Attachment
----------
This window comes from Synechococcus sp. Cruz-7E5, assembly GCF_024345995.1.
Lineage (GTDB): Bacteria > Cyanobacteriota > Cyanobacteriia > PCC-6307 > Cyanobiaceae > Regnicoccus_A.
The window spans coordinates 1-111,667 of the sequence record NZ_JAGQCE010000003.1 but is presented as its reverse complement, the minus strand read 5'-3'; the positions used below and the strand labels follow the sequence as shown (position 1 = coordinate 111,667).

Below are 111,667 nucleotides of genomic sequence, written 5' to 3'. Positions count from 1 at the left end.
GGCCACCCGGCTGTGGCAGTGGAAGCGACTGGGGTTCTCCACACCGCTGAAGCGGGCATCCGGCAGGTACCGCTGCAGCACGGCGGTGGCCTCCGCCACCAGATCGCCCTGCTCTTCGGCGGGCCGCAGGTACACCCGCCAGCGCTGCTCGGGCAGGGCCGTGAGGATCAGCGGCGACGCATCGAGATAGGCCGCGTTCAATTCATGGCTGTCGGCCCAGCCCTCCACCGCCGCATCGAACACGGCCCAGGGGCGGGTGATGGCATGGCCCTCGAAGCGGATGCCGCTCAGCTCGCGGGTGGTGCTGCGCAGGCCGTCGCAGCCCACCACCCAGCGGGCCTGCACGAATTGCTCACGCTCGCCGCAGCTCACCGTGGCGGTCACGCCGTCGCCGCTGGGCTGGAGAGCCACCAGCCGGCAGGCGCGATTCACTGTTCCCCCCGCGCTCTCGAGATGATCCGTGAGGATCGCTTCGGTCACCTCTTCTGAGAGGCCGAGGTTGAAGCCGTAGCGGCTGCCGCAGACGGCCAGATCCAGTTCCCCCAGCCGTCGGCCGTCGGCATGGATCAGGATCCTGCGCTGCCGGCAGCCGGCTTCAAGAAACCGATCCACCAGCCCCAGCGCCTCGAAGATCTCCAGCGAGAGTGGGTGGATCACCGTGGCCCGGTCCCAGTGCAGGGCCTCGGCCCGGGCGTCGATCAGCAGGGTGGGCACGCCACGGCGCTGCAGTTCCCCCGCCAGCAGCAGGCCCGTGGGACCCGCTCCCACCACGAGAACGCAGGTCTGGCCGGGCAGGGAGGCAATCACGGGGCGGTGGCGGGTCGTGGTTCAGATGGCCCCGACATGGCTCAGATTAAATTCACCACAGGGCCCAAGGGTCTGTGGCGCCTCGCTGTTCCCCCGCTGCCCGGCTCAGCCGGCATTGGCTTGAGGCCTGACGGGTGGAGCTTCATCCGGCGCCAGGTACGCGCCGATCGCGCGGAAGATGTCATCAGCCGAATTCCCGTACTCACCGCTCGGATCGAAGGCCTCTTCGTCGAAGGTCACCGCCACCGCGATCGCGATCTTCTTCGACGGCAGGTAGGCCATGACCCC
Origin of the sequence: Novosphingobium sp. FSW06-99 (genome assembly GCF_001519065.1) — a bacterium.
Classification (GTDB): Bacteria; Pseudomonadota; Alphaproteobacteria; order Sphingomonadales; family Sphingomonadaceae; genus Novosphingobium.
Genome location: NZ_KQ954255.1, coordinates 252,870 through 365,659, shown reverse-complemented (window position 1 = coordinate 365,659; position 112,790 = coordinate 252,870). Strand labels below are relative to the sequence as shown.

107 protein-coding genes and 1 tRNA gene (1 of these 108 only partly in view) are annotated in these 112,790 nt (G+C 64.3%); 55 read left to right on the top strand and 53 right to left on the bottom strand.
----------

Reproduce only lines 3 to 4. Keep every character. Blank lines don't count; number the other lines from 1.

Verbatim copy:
The window spans coordinates 1-111,667 of the sequence record NZ_JAGQCE010000003.1 but is presented as its reverse complement, the minus strand read 5'-3'; the positions used below and the strand labels follow the sequence as shown (position 1 = coordinate 111,667).

Below are 111,667 nucleotides of genomic sequence, written 5' to 3'. Positions count from 1 at the left end.